d) Balanced: The data restore work is distributed across the nodes to minimize the effect on concurrent access to customer data.
e) Scalable: The time taken to restore from a failed disk or node should inversely scale with the size of the system, i.e., the larger the system, the shorter the restore time. This is important since the system has to deal with higher failure rates as the system grows.
While the present invention has been particularly shown and described with reference to the preferred embodiments, it will be understood by those skilled in the art that various changes in form and detail may be made without departing from the spirit and scope of the invention. Accordingly, the disclosed invention is to be considered merely as illustrative and limited in scope only as specified in the appended claims.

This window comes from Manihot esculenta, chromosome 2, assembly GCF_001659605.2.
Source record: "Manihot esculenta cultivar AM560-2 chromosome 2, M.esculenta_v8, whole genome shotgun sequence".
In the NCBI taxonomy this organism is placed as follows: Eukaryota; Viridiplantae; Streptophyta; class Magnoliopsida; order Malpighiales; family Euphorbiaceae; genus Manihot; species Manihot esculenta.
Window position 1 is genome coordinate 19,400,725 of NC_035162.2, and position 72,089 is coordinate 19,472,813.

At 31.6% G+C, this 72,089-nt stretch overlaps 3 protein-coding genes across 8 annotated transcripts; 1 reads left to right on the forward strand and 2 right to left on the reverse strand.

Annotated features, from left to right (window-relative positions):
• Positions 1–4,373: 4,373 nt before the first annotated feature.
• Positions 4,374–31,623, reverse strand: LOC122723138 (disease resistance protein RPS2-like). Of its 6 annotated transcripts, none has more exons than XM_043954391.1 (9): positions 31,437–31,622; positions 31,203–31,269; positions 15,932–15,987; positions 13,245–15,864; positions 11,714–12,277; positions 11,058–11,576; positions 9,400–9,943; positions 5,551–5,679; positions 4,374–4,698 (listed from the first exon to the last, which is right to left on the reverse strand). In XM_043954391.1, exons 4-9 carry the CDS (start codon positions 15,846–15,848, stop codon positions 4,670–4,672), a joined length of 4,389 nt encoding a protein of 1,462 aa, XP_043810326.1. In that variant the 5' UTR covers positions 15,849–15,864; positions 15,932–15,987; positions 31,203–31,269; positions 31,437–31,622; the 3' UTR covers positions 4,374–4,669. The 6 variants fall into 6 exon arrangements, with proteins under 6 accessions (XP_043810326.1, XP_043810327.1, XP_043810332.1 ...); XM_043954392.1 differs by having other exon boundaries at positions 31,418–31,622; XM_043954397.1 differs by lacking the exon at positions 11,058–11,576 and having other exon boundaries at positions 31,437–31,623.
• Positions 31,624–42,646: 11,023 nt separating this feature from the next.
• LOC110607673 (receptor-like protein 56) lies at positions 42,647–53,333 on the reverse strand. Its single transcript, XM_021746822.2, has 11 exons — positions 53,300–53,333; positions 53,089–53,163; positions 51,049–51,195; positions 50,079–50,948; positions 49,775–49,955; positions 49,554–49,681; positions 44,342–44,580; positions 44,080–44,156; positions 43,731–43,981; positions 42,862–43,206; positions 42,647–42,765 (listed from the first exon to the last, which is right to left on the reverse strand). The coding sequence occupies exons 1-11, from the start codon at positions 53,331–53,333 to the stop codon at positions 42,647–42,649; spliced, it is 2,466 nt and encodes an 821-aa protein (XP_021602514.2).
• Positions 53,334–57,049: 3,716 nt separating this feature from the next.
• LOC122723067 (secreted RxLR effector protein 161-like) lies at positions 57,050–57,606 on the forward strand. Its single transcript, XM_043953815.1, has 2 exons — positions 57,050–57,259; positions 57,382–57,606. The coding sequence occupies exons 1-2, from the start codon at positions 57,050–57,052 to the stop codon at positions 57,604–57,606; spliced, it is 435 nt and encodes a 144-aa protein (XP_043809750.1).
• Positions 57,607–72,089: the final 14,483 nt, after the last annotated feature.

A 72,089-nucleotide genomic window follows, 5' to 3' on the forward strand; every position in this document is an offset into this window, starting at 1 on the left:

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|U.S. Classification||714/43, 714/E11.084, 714/E11.034, 714/4.3|
|International Classification||G06F11/10, G06F11/16, H04L29/14, G06F11/20, G06F11/00, H04L29/06, H04L29/08, G06F11/07|
|Cooperative Classification||H04L69/329, H04L67/1095, H04L69/40, H04L67/1097, G06F2211/1028, G06F11/1662, H04L29/06, G06F11/0727, G06F11/0793, G06F11/1076, G06F11/2053|
|European Classification||G06F11/16D2, G06F11/07P1F, G06F11/10R, H04L29/08N9S, H04L29/08N9R, H04L29/06, H04L29/14, G06F11/20S|
|Apr 10, 2003||AS||Assignment|